Archive for November, 2012
The notion that a reelected Barack Obama would revert to the centrist, bipartisan sounding Obama of the 2008 campaign trail was a fantasy from its conception, and the White House officially punctured it with its release of a deficit plan that resembles a Democratic wish list: the death of the Bush era tax rates for upper income earners; a bump in the estate tax; for top brackets, a return to pre 2003 treatment of dividends as ordinary income rather than capital gains; a few carve-outs from 2011’s mini stimulus bill; and amorphous, undefined cuts to farm price supports, a rare spending reduction that enthuses the Democratic base. Entitlements are virtually left alone, save for a mystery round of “savings” in Medicare, with details to be named later.
It has the aesthetics of a maneuver rather than a genuine negotiating stance. And as maneuvers go, it is a skilled one. Offer a package thick enough with proposals to keep the high ground, but make it one-sided enough that Republicans will dismiss it, while counting on the GOP congressional base to keep unraveling to the point that sometime around Christmas Eve, Republicans yield on the two points that Democrats genuinely want from this exercise: a continuation of the Bush cuts for earners below $250,000, and another short-gap extension in jobless benefits. Of course, there aren’t a lunchtable’s worth of congressmen who seriously believe that once the White House has spared Democrats the vulnerability of defending seats in 2014 in the aftermath of a middle income tax hike, that Obama will return to the table to re-open the viability of the Bush top bracket cuts.
There are all manner of reasons to wonder why congressional Republicans saddled themselves with a dead-end that was so thoroughly predictable: from overconfidence about winning in 2012, to a momentary infatuation with the notion that the all but forgotten deficit super-committee would develop a deal-making prowess Washington has not seen in several generations, to an under appreciation of how much raising upper income taxes has become a politically cost-free goal for Democrats.
The last blunder is worth dwelling on. To a degree Republicans were much too slow to realize, the political consequences around advocating for higher taxes have steadily declined over the last decade, to the point that three successive Democratic presidential campaigns have overtly favored a hike in upper income taxes. While Republicans have gamely protested that tax increases threaten job growth, Democrats have proved far more successful in fending off those claims with their own arguments that the tax code is too tilted toward the interests of top bracket earners. While the polling on the subject is partly a creature of a sample’s wording (exit polls showed a broad public preference for raising the tax burden on the “wealthy” coinciding with even stronger support for reducing the deficit primarily through spending cuts), there is virtually no evidence that a viewpoint exceedingly popular with the Democratic base has taken any electoral toll with swing voters.
Republicans are partly to blame for their own much less confident position. The closest Republicans have come to a comprehensive deficit strategy, Paul Ryan’s budget, has been only occasionally defended and its particulars remain obscure to most Americans who don’t frequent policy salons or Heritage Foundation online seminars. In fact, in an eerie echo of the Democratic play on health care reform in 2010, Republicans have invariably touted the Ryan Plan as a bold-hearted act of political courage while spending little energy on articulating its fine points. Nor have Republicans shown the strategic wherewithal to prioritize a single policy objective as dramatically and neatly defined as the Democratic aim of “making the rich pay their fair share.” Lastly, with their own rhetorical embrace of deficit reduction without the benefit of specificity, and by showing their own penchant for symbolic, but insubstantial gestures, Republicans paved the way for Democrats to wage their own disingenuous maneuver by overstating the impact of tax hikes that would only put a minor dent in the deficit.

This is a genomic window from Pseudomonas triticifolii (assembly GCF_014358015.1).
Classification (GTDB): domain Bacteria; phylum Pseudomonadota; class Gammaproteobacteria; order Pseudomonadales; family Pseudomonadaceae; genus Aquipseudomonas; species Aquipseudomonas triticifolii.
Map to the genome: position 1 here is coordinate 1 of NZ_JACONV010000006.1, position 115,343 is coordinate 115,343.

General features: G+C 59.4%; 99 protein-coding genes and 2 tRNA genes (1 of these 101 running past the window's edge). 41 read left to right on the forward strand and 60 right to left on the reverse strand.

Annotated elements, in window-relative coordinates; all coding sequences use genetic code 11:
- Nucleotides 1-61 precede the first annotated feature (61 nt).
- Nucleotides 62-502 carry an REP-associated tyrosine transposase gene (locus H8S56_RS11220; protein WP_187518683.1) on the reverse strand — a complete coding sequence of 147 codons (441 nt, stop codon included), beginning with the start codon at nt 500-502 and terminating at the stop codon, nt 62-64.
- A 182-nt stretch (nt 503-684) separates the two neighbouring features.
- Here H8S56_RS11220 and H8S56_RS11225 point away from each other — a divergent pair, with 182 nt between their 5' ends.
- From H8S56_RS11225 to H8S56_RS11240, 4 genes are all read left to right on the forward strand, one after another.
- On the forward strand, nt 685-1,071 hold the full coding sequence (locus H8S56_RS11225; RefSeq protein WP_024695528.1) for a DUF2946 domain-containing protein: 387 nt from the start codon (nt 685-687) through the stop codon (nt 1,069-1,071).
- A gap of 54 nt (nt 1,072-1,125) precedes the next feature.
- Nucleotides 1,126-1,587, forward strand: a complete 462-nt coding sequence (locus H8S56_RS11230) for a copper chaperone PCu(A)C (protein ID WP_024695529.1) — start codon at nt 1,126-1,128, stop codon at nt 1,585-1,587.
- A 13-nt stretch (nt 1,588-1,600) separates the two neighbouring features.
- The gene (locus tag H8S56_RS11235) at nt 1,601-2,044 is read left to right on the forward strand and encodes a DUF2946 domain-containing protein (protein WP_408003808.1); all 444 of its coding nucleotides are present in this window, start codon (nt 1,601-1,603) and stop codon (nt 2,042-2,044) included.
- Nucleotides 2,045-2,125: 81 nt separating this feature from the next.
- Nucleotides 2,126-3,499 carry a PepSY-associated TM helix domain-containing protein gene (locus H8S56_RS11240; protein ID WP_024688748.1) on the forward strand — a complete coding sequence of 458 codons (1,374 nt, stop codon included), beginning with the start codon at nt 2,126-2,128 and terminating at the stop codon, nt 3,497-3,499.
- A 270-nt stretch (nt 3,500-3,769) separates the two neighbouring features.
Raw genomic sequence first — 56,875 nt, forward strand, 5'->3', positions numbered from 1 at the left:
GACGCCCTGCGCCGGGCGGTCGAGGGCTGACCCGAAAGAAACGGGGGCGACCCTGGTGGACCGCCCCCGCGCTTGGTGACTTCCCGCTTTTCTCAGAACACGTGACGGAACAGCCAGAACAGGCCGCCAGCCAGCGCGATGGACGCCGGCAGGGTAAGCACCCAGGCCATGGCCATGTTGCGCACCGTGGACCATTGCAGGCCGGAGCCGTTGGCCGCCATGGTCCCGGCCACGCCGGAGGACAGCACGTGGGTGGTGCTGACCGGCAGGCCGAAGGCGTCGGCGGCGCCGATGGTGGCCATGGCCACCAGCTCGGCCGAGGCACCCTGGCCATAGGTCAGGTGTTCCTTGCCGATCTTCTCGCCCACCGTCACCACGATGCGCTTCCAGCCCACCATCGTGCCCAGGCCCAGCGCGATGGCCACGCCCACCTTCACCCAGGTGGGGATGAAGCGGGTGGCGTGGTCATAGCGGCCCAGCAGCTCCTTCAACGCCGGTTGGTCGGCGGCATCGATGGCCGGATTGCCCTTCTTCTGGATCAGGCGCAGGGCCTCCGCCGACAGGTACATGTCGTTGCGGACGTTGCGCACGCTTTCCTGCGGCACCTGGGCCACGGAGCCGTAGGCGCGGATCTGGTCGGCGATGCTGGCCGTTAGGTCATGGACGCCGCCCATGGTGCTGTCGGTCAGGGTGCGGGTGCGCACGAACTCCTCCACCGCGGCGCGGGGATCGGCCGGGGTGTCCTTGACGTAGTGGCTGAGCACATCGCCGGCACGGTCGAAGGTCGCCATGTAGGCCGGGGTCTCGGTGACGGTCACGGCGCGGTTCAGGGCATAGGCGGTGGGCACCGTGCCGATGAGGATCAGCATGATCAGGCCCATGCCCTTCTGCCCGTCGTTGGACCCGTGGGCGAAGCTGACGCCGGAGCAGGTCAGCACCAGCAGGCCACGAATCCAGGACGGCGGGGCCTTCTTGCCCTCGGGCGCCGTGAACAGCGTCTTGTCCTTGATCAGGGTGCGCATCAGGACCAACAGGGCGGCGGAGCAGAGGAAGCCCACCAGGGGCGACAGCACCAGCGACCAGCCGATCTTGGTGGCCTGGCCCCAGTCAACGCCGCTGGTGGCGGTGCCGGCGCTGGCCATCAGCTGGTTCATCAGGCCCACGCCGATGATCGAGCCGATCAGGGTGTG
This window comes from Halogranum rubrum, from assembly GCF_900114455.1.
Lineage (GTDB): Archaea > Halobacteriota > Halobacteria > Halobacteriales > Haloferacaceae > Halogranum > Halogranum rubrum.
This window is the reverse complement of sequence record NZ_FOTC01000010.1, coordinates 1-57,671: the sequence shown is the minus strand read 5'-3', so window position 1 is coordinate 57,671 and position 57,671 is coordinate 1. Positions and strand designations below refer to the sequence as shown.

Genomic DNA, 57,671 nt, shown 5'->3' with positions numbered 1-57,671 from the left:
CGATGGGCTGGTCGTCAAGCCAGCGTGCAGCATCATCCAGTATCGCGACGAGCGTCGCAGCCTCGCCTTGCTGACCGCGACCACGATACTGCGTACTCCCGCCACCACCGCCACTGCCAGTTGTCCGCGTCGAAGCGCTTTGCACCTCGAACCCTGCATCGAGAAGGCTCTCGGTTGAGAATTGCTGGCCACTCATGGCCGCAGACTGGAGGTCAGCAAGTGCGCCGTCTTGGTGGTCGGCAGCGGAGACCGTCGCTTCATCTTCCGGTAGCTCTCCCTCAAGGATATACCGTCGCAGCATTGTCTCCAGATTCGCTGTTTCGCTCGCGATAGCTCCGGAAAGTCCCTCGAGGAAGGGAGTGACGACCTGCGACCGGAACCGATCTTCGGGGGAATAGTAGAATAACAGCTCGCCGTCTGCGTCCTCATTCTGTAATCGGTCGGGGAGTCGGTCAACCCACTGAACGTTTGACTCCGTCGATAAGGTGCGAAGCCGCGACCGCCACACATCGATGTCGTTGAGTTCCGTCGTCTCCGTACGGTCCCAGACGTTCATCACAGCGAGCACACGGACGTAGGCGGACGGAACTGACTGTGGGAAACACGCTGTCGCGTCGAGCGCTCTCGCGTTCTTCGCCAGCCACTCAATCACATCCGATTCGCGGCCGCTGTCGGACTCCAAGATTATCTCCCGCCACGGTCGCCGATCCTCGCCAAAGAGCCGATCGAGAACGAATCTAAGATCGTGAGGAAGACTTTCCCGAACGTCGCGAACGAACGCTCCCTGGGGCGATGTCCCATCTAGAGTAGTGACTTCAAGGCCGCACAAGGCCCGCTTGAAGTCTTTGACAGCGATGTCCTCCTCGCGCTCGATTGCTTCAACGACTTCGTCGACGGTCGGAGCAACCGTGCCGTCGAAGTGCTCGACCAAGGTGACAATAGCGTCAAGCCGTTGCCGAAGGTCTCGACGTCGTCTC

So, what is a party to do, when it has been so constrained by its own miscalculations that it has almost no bargaining power? Assuming the administration does not have an outbreak of authentic compromise, congressional Republicans would do well to remember that their non-existent leverage will be enhanced the day sequestration takes effect and the mandatory cuts and revenue increases become a market and economic reality. With a newly strengthened hand, the onus would shift to Republicans to craft a detailed round of spending cuts, to become serious about downsizing corporate deductions, and to proffer a serious set of entitlement reforms, from partial means testing to restraining Medicare growth through a premium support based alternative. It would become an imperative for Republicans to conquer their own squeamishness about entitlements with the same nerve that has liberated Democrats from their fears about taxes.
There is a risk that the aftermath would be brutal in the short-term, at least politically. There is certainly a respectable, although debatable, proposition that Republicans should at all costs avoid the potential economic contraction from the failure to reach a deal. (although the erroneous forecasts that preceded the haphazardly constructed Troubled Assets Relief Act in 2008 are an example of why Congress should be cautious about a shot-gun resolution). To be sure, given the crisis atmosphere that would result, Republicans would certainly need to be prepared for a demonstration of seriousness and sacrifice that would inconvenience the Hill: 12 hour five day sessions, paring back the congressional staff structure to essential personnel, deploying each committee to all day hearings on prospective savings.